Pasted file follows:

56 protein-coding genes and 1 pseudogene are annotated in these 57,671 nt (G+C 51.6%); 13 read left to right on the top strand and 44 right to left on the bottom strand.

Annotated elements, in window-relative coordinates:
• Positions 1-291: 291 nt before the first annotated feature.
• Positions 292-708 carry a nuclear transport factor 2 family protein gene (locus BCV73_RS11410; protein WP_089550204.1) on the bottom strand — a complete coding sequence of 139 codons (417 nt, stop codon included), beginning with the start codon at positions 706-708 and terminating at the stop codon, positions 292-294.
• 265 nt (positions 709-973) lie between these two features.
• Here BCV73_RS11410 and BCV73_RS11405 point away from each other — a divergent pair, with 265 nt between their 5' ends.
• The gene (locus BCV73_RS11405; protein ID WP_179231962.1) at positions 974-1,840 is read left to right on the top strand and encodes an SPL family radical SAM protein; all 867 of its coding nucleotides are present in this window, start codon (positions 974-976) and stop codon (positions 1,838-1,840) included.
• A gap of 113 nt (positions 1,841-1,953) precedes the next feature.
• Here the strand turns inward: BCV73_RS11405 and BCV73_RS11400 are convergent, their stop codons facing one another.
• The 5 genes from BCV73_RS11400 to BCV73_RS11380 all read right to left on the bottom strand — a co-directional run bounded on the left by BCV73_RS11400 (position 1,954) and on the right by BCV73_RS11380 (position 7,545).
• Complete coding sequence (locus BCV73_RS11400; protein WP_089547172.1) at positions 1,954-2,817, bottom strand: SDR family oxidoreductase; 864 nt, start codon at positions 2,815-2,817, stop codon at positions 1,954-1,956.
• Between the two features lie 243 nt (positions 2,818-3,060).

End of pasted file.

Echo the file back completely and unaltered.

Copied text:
56 protein-coding genes and 1 pseudogene are annotated in these 57,671 nt (G+C 51.6%); 13 read left to right on the top strand and 44 right to left on the bottom strand.

Annotated elements, in window-relative coordinates:
• Positions 1-291: 291 nt before the first annotated feature.
• Positions 292-708 carry a nuclear transport factor 2 family protein gene (locus BCV73_RS11410; protein WP_089550204.1) on the bottom strand — a complete coding sequence of 139 codons (417 nt, stop codon included), beginning with the start codon at positions 706-708 and terminating at the stop codon, positions 292-294.
• 265 nt (positions 709-973) lie between these two features.
• Here BCV73_RS11410 and BCV73_RS11405 point away from each other — a divergent pair, with 265 nt between their 5' ends.
• The gene (locus BCV73_RS11405; protein ID WP_179231962.1) at positions 974-1,840 is read left to right on the top strand and encodes an SPL family radical SAM protein; all 867 of its coding nucleotides are present in this window, start codon (positions 974-976) and stop codon (positions 1,838-1,840) included.
• A gap of 113 nt (positions 1,841-1,953) precedes the next feature.
• Here the strand turns inward: BCV73_RS11405 and BCV73_RS11400 are convergent, their stop codons facing one another.
• The 5 genes from BCV73_RS11400 to BCV73_RS11380 all read right to left on the bottom strand — a co-directional run bounded on the left by BCV73_RS11400 (position 1,954) and on the right by BCV73_RS11380 (position 7,545).
• Complete coding sequence (locus BCV73_RS11400; protein WP_089547172.1) at positions 1,954-2,817, bottom strand: SDR family oxidoreductase; 864 nt, start codon at positions 2,815-2,817, stop codon at positions 1,954-1,956.
• Between the two features lie 243 nt (positions 2,818-3,060).